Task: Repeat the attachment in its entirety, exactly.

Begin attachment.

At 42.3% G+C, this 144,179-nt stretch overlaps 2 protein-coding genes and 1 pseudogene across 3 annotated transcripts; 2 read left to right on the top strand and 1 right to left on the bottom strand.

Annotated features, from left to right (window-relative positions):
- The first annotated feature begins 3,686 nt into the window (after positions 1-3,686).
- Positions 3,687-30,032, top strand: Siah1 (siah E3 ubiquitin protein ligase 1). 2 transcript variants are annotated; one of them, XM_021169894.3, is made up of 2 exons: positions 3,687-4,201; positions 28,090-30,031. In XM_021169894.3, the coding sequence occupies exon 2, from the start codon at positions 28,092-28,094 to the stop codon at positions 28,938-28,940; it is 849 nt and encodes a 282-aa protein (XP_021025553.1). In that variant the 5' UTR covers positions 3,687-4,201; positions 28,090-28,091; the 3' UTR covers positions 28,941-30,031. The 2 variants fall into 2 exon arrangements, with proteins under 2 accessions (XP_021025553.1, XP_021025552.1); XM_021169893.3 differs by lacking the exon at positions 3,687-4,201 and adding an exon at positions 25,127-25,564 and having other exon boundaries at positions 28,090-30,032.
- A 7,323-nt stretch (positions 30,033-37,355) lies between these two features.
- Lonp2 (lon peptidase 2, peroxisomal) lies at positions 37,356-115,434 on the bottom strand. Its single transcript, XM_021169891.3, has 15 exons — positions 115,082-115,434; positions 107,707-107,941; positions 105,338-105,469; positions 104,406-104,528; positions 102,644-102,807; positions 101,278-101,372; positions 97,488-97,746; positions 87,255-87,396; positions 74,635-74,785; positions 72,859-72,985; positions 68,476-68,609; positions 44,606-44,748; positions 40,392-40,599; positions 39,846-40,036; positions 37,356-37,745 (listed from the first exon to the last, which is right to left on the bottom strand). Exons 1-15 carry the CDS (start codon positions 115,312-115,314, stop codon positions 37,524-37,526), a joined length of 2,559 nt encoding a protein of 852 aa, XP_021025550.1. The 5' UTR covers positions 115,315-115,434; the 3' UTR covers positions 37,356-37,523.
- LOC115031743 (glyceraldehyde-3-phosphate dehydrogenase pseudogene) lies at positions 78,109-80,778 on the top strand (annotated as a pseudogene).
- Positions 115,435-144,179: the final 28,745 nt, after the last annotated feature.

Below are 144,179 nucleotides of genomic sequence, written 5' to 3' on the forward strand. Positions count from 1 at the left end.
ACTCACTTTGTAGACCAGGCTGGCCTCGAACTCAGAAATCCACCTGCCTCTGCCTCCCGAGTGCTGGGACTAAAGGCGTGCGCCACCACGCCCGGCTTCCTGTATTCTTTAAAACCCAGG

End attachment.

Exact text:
At 42.3% G+C, this 144,179-nt stretch overlaps 2 protein-coding genes and 1 pseudogene across 3 annotated transcripts; 2 read left to right on the top strand and 1 right to left on the bottom strand.

Annotated features, from left to right (window-relative positions):
- The first annotated feature begins 3,686 nt into the window (after positions 1-3,686).
- Positions 3,687-30,032, top strand: Siah1 (siah E3 ubiquitin protein ligase 1). 2 transcript variants are annotated; one of them, XM_021169894.3, is made up of 2 exons: positions 3,687-4,201; positions 28,090-30,031. In XM_021169894.3, the coding sequence occupies exon 2, from the start codon at positions 28,092-28,094 to the stop codon at positions 28,938-28,940; it is 849 nt and encodes a 282-aa protein (XP_021025553.1). In that variant the 5' UTR covers positions 3,687-4,201; positions 28,090-28,091; the 3' UTR covers positions 28,941-30,031. The 2 variants fall into 2 exon arrangements, with proteins under 2 accessions (XP_021025553.1, XP_021025552.1); XM_021169893.3 differs by lacking the exon at positions 3,687-4,201 and adding an exon at positions 25,127-25,564 and having other exon boundaries at positions 28,090-30,032.
- A 7,323-nt stretch (positions 30,033-37,355) lies between these two features.
- Lonp2 (lon peptidase 2, peroxisomal) lies at positions 37,356-115,434 on the bottom strand. Its single transcript, XM_021169891.3, has 15 exons — positions 115,082-115,434; positions 107,707-107,941; positions 105,338-105,469; positions 104,406-104,528; positions 102,644-102,807; positions 101,278-101,372; positions 97,488-97,746; positions 87,255-87,396; positions 74,635-74,785; positions 72,859-72,985; positions 68,476-68,609; positions 44,606-44,748; positions 40,392-40,599; positions 39,846-40,036; positions 37,356-37,745 (listed from the first exon to the last, which is right to left on the bottom strand). Exons 1-15 carry the CDS (start codon positions 115,312-115,314, stop codon positions 37,524-37,526), a joined length of 2,559 nt encoding a protein of 852 aa, XP_021025550.1. The 5' UTR covers positions 115,315-115,434; the 3' UTR covers positions 37,356-37,523.
- LOC115031743 (glyceraldehyde-3-phosphate dehydrogenase pseudogene) lies at positions 78,109-80,778 on the top strand (annotated as a pseudogene).
- Positions 115,435-144,179: the final 28,745 nt, after the last annotated feature.

Below are 144,179 nucleotides of genomic sequence, written 5' to 3' on the forward strand. Positions count from 1 at the left end.
ACTCACTTTGTAGACCAGGCTGGCCTCGAACTCAGAAATCCACCTGCCTCTGCCTCCCGAGTGCTGGGACTAAAGGCGTGCGCCACCACGCCCGGCTTCCTGTATTCTTTAAAACCCAGG